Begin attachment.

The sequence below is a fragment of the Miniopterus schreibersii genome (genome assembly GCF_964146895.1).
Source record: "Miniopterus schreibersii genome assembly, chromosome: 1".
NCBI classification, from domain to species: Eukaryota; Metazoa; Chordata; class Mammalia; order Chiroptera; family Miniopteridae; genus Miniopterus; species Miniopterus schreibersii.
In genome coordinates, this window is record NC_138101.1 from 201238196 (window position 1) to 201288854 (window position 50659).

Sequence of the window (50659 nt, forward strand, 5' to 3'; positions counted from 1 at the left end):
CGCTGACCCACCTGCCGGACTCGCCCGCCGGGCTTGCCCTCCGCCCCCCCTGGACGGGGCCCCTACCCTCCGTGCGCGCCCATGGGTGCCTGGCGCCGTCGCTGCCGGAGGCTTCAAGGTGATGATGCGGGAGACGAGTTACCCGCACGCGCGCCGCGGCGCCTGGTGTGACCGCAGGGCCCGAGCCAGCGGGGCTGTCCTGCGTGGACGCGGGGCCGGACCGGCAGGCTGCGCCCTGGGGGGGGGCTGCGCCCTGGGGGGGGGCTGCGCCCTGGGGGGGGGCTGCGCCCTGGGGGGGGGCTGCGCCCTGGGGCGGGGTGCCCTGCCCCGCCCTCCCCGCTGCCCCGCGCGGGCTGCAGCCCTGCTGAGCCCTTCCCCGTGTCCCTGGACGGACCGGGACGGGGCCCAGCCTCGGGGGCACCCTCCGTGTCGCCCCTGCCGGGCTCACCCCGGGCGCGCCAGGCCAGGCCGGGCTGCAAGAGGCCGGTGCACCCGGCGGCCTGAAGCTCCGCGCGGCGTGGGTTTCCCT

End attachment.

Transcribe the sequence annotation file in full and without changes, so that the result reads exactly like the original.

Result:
The sequence below is a fragment of the Miniopterus schreibersii genome (genome assembly GCF_964146895.1).
Source record: "Miniopterus schreibersii genome assembly, chromosome: 1".
NCBI classification, from domain to species: Eukaryota; Metazoa; Chordata; class Mammalia; order Chiroptera; family Miniopteridae; genus Miniopterus; species Miniopterus schreibersii.
In genome coordinates, this window is record NC_138101.1 from 201238196 (window position 1) to 201288854 (window position 50659).

Sequence of the window (50659 nt, forward strand, 5' to 3'; positions counted from 1 at the left end):
CGCTGACCCACCTGCCGGACTCGCCCGCCGGGCTTGCCCTCCGCCCCCCCTGGACGGGGCCCCTACCCTCCGTGCGCGCCCATGGGTGCCTGGCGCCGTCGCTGCCGGAGGCTTCAAGGTGATGATGCGGGAGACGAGTTACCCGCACGCGCGCCGCGGCGCCTGGTGTGACCGCAGGGCCCGAGCCAGCGGGGCTGTCCTGCGTGGACGCGGGGCCGGACCGGCAGGCTGCGCCCTGGGGGGGGGCTGCGCCCTGGGGGGGGGCTGCGCCCTGGGGGGGGGCTGCGCCCTGGGGGGGGGCTGCGCCCTGGGGCGGGGTGCCCTGCCCCGCCCTCCCCGCTGCCCCGCGCGGGCTGCAGCCCTGCTGAGCCCTTCCCCGTGTCCCTGGACGGACCGGGACGGGGCCCAGCCTCGGGGGCACCCTCCGTGTCGCCCCTGCCGGGCTCACCCCGGGCGCGCCAGGCCAGGCCGGGCTGCAAGAGGCCGGTGCACCCGGCGGCCTGAAGCTCCGCGCGGCGTGGGTTTCCCT